International Network of Drug Consumption Rooms

Here are the key documents concerning Drug Consumption Rooms.
The INDCR will update the library on a regular basis and delete outdated docs as soon as new ones are published.
Feel free to recommend/submit us some texts to be added to the library.

 

INDCR report2DCR involvement in HCV prevention and treatment is crucial. So what is their response and where are the needs?
Uniting, Sydney and INDCR/Correlation Network published new report.
The report - based on an online survey under DCRs/SIFs worldwide - describes the range of services currently offered, the existing approaches to HCV awareness, prevention and treatment and what the needs are to improve and extend services.

 

 

 

 

overview international literature dcr 2The Sydney based Uniting Medically Supervised Injection Centre prepared an exhaustive, easy to read overview of scientific & grey literature that would facilitate scholars and advocates working in this area:

Overview of International Literature – Supervised Injecting Facilities & Drug Consumption Rooms (Issue 1: Aug 2017)

The document includes evidence of SIF/DCR effectiveness in regard of attracting high risk drug users, managing overdose and decrease overdose-related mortality, enhancing safe injecting practice, decreasing public drug use and improve public amenity and more.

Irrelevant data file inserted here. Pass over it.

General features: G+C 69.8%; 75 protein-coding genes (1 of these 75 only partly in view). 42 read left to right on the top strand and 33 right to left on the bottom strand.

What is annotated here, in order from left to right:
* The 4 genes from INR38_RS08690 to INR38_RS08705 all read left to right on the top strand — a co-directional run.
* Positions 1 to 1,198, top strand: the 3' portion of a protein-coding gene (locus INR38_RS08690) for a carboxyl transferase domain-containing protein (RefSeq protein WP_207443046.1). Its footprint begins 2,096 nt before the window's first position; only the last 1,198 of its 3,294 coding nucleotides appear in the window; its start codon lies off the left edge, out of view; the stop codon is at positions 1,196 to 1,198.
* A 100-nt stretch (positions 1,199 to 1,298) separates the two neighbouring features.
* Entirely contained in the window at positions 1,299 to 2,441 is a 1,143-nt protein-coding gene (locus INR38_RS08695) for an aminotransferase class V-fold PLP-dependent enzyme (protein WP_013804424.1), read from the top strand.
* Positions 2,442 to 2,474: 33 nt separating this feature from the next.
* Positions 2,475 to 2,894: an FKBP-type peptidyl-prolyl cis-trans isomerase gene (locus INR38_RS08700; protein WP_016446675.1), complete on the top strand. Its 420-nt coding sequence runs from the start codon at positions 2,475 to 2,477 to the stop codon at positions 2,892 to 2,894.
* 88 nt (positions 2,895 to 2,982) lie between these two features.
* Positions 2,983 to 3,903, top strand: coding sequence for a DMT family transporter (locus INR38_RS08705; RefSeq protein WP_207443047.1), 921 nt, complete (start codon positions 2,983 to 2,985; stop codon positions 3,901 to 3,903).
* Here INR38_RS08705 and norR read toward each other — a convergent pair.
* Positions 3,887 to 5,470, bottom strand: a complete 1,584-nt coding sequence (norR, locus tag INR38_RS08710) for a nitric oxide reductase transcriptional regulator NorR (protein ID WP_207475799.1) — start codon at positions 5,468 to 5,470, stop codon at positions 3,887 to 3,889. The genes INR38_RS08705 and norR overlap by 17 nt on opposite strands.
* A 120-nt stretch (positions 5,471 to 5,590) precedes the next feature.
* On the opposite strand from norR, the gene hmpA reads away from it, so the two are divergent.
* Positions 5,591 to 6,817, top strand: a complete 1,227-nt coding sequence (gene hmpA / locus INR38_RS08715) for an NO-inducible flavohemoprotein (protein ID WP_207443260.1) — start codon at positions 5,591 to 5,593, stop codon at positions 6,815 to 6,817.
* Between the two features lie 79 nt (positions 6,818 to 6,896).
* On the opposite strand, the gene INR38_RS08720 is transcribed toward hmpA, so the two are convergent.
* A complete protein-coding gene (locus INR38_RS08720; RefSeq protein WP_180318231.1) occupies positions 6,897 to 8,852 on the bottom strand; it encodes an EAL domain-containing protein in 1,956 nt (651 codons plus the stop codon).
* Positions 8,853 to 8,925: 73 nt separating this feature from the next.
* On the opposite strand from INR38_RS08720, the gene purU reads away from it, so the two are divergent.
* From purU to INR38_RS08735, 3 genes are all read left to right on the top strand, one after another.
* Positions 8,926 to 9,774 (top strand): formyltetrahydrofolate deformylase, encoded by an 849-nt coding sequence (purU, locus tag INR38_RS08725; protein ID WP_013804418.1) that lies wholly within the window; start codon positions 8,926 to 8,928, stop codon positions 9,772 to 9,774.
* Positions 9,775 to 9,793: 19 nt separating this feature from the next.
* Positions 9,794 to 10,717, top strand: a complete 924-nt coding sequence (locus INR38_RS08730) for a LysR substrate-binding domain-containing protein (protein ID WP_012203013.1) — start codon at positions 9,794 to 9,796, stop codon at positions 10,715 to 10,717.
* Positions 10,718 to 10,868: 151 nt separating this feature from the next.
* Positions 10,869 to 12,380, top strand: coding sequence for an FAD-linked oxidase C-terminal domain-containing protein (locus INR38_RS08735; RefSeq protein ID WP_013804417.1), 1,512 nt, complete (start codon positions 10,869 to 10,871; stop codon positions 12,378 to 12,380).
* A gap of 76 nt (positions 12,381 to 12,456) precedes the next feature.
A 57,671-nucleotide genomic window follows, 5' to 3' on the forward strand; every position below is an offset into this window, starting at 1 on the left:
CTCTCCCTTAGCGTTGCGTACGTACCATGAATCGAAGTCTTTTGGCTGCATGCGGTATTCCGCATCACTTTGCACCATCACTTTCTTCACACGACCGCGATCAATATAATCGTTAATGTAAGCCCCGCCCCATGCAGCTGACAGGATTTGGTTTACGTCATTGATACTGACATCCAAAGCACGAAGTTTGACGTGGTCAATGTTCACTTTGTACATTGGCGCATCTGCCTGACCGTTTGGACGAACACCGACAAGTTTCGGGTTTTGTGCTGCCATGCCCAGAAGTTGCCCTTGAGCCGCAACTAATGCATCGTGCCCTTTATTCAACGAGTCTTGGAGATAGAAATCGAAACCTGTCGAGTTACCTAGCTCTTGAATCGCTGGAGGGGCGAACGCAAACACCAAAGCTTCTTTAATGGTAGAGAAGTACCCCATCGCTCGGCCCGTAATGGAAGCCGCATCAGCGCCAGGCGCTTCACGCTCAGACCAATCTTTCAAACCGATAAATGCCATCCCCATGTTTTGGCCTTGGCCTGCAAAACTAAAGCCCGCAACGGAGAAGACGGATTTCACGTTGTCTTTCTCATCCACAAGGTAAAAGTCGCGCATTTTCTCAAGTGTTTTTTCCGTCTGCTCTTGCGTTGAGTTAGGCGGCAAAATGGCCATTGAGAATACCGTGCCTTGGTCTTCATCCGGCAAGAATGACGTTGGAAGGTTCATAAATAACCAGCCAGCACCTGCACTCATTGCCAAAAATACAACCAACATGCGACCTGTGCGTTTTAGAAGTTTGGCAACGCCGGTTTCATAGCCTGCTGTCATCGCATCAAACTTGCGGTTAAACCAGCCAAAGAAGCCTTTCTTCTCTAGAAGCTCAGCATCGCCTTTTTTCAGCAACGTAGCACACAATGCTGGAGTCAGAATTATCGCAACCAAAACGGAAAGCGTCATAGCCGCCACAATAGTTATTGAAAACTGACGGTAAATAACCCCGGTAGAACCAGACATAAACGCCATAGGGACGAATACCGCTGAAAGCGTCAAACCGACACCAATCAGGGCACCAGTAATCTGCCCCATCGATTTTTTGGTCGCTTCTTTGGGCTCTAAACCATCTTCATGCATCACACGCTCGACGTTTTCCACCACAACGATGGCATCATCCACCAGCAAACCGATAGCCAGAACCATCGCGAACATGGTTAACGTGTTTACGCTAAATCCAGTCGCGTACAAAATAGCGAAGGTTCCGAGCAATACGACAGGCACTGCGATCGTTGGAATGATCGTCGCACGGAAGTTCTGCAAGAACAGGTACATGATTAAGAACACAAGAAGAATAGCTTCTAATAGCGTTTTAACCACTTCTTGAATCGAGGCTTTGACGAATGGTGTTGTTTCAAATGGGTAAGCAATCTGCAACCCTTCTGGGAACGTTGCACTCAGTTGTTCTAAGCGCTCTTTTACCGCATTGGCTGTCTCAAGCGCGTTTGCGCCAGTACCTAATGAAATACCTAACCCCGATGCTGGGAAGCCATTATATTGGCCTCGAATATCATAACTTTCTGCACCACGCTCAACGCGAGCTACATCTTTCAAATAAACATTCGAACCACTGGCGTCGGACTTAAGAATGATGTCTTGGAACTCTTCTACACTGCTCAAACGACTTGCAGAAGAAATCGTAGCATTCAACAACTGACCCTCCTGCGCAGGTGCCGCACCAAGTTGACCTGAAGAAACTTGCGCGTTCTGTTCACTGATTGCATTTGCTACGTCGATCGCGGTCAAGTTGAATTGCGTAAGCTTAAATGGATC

alternatives to public injection Alternatives to Public Injection Harm Reduction Coalition, 2016

“With heroin cheap and widely available on city streets throughout the country, users are making their buys and shooting up as soon as they can, often in public places. Police officers are routinely finding drug users — unconscious or dead — in cars, in the bathrooms of fast-food restaurants, on mass transit and in parks, hospitals and libraries.”

Suggested citation:
Holly Catania took notes and wrote the original draft. Daniel Raymond, Policy Director and Sharon Stancliff, Medical Director, Harm Reduction Coalition wrote the introduction and the report was edited by Daniel Raymond, Sharon Stancliff and Benjamin Phillips. The convening was supported by Open Society Foundations and amfAR, The Foundation for AIDS Research.

 

 

Woods, S. (2014),
Organisational overview of drug consumption rooms in Europe, European Harm Reduction Network – Regenboog Groep, Amsterdam.

dcr in europeDrug Consumption Rooms in Europe
This report provides an overview of the organisation and working methods of drug consumption rooms (DCRs) in Europe It offers information about the functioning of DCRs as well as on the organisation and structure of such facilities and aims to benefit various groups of stakeholders.

In its discussion of aims, objectives, services, organisational structure and points of importance, the report is primarily directed at all who are involved in DCRs in Europe and beyond, or those who wish to set up a DCR in a new location. However, it may also be of interest to anyone concerned with the provision of basic services to drug users in Europe.